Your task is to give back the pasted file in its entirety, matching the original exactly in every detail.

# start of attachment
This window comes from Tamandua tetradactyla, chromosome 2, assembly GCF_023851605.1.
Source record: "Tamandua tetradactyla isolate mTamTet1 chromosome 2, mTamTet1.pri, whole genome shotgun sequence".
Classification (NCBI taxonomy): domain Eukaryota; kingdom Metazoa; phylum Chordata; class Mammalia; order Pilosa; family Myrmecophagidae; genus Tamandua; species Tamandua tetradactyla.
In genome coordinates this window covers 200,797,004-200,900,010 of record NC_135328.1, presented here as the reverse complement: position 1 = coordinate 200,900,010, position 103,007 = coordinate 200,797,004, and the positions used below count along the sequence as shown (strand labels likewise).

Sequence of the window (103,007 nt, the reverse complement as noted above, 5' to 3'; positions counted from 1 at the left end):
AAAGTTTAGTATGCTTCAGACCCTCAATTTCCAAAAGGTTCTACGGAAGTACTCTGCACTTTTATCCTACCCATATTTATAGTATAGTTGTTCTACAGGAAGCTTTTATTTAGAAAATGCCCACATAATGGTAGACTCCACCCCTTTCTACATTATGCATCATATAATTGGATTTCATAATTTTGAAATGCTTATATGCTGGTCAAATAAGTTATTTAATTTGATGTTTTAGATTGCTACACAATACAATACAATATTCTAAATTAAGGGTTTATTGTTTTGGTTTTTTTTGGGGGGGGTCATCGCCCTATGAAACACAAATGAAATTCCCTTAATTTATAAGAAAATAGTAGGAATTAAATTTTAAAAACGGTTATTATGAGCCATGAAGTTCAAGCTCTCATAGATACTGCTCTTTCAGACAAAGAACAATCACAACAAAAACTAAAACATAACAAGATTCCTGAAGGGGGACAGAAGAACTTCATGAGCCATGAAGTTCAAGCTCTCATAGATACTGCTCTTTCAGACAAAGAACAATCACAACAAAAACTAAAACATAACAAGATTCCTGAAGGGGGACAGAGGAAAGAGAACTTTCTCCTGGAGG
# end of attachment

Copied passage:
This window comes from Tamandua tetradactyla, chromosome 2, assembly GCF_023851605.1.
Source record: "Tamandua tetradactyla isolate mTamTet1 chromosome 2, mTamTet1.pri, whole genome shotgun sequence".
Classification (NCBI taxonomy): domain Eukaryota; kingdom Metazoa; phylum Chordata; class Mammalia; order Pilosa; family Myrmecophagidae; genus Tamandua; species Tamandua tetradactyla.
In genome coordinates this window covers 200,797,004-200,900,010 of record NC_135328.1, presented here as the reverse complement: position 1 = coordinate 200,900,010, position 103,007 = coordinate 200,797,004, and the positions used below count along the sequence as shown (strand labels likewise).

Sequence of the window (103,007 nt, the reverse complement as noted above, 5' to 3'; positions counted from 1 at the left end):
AAAGTTTAGTATGCTTCAGACCCTCAATTTCCAAAAGGTTCTACGGAAGTACTCTGCACTTTTATCCTACCCATATTTATAGTATAGTTGTTCTACAGGAAGCTTTTATTTAGAAAATGCCCACATAATGGTAGACTCCACCCCTTTCTACATTATGCATCATATAATTGGATTTCATAATTTTGAAATGCTTATATGCTGGTCAAATAAGTTATTTAATTTGATGTTTTAGATTGCTACACAATACAATACAATATTCTAAATTAAGGGTTTATTGTTTTGGTTTTTTTTGGGGGGGGTCATCGCCCTATGAAACACAAATGAAATTCCCTTAATTTATAAGAAAATAGTAGGAATTAAATTTTAAAAACGGTTATTATGAGCCATGAAGTTCAAGCTCTCATAGATACTGCTCTTTCAGACAAAGAACAATCACAACAAAAACTAAAACATAACAAGATTCCTGAAGGGGGACAGAAGAACTTCATGAGCCATGAAGTTCAAGCTCTCATAGATACTGCTCTTTCAGACAAAGAACAATCACAACAAAAACTAAAACATAACAAGATTCCTGAAGGGGGACAGAGGAAAGAGAACTTTCTCCTGGAGG